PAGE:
•    ELIZABETH FAJANS & MARY FALK, SCHOLARLY WRITING FOR LAW STUDENTS: SEMINAR PAPERS, LAW REVIEW NOTES AND LAW REVIEW COMPETITION PAPERS (4th ed. 2011).
•    EUGENE VOLOKH, ACADEMIC LEGAL WRITING: LAW REVIEW ARTICLES, STUDENT NOTES, SEMINAR PAPERS, AND GETTING ON LAW REVIEW (4th ed. 2010).
•    JEAN DAVIS, PAPER TOPIC DEVELOPMENT: INTERNATIONAL AND COMPARATIVE: A RESEARCH GUIDE (2012), http://guides.brooklaw.edu/developing
•    JEAN DAVIS, PAPER TOPIC SELECTION: INTERNATIONAL AND COMPARATIVE: A RESEARCH GUIDE (2012), http://guides.brooklaw.edu/selecting
•    KATHLEEN DARVIL, SELECTING AND DEVELOPING YOUR SEMINAR PAPER TOPIC: A RESEARCH GUIDE (2012), http://guides.brooklaw.edu/seminarpaper
Legal Writing: Style & Grammer
•    BRYAN A. GARNER, LEGAL WRITING IN PLAIN ENGLISH: A TEXT WITH EXERCISES (2001).
•    BRYAN A. GARNER, THE ELEMENTS OF LEGAL STYLE (2nd ed. 2002).

Immigration Resources

The Supreme Court is winding down and this past week issued two eagerly awaited decisions, one of which dealt with immigration.

Arizona v. U.S. did not involve the issue of racial bias, though many civil rights groups have challenged it as such. Rather, the issue before the Supreme Court had to do with whether the Arizona law usurped the federal government’s authority to regulate immigration laws and enforcement.

If you are interested in finding out more information about immigration issues, our library has several books on this topic.   I have highlighted a few of the more recent ones below.

American Immigration: A Very Short Introduction – A fascinating and even-handed historical account, this book puts into perspective the longer history of calls for stronger immigration laws and the on-going debates over the place of immigrants in American society.  Oxford University Press

Immigration : A Documentary and Reference Guide  – Presents a history of US immigration, tracing the roots of the debate in the history of our profoundly divided and surprisingly cyclical response to foreign immigration.

 

 

In a New land : A Comparative View of Immigration – Drawing on the rich history of American immigrants and statistical and ethnographic data, In a New Land compares today’s new immigrants with the past influxes of Europeans to the United States and across cities and regions within the United States.



YouTubeTutorials for United Nations Sources

Students taking the International Information Sources course at Pratt Institute, School of Information and Library Science  created  the following three tutorials for learning how to use the these United Nations materials:

Researching a federal statute’s legislative history? CQ Almanac is a great new tool for you! (Posted by Kathy Darvil)

Recently, the Brooklyn Law School Library added CQ Almanac to its CQ Press Electronic Library subscription. For those of you who are unfamiliar with CQ Press, originally known as Congressional Quarterly Press, it is a highly regarded publisher of Capitol Hill news, congressional member profiles, legislative tracking services, specialty publications, congressional transcripts and much more. The CQ Almanac, originally published in 1946, publishes the legislative history of every major piece of legislation that Congress considers during a session. The histories are arranged thematically and are cross indexed for reference.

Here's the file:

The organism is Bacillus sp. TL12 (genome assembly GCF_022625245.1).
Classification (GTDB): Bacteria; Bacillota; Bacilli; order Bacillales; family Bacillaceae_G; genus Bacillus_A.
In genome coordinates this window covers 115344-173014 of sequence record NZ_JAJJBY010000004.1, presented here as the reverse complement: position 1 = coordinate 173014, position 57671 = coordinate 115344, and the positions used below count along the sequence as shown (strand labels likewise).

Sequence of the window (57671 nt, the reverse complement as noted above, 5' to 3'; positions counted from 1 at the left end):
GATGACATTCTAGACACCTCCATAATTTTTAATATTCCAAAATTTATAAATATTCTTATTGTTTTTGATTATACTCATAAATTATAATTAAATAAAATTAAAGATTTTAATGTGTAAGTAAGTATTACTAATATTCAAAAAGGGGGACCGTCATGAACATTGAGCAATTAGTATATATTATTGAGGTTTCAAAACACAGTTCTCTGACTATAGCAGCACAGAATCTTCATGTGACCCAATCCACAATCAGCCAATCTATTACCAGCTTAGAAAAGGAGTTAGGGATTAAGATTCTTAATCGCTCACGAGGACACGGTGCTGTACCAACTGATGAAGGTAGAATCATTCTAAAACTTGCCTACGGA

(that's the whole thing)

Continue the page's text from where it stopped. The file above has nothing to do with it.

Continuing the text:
The electronic version combines sixty years of congressional reporting into one source making researching a piece of legislation or a policy matter much more efficient than before. You can research an issue by browsing by subject, by browsing by congressional session, or by performing a key word search. One of the great new features of CQ Almanac online edition is its Policy Tracker. The Policy Tracker allows you to explore a specific policy to see how it has evolved over the years. For example, if you are researching animal rights, you can click on the Policy Tracker link and then browse the topics alphabetically, eventually finding the topic “Animal Rights and Animal Research.” Under the selected topic, you will see a list of the all the major pieces of animal rights legislation passed, since the inception of the CQ Almanac, which is 1946. You can explore each piece of legislation individually and see how animal rights have evolved over the past sixty years.

To access the online version of the CQ Almanac, go to the Brooklyn Law School Library’s Electronic Resources page and click on the link for the CQ Press Electronic Library. When you arrive at the CQ Press Electronic Library page, click on the link to the CQ Almanac. If you are accessing this site from off campus, you will need to implement the proxy instructions on your home computer or lap top.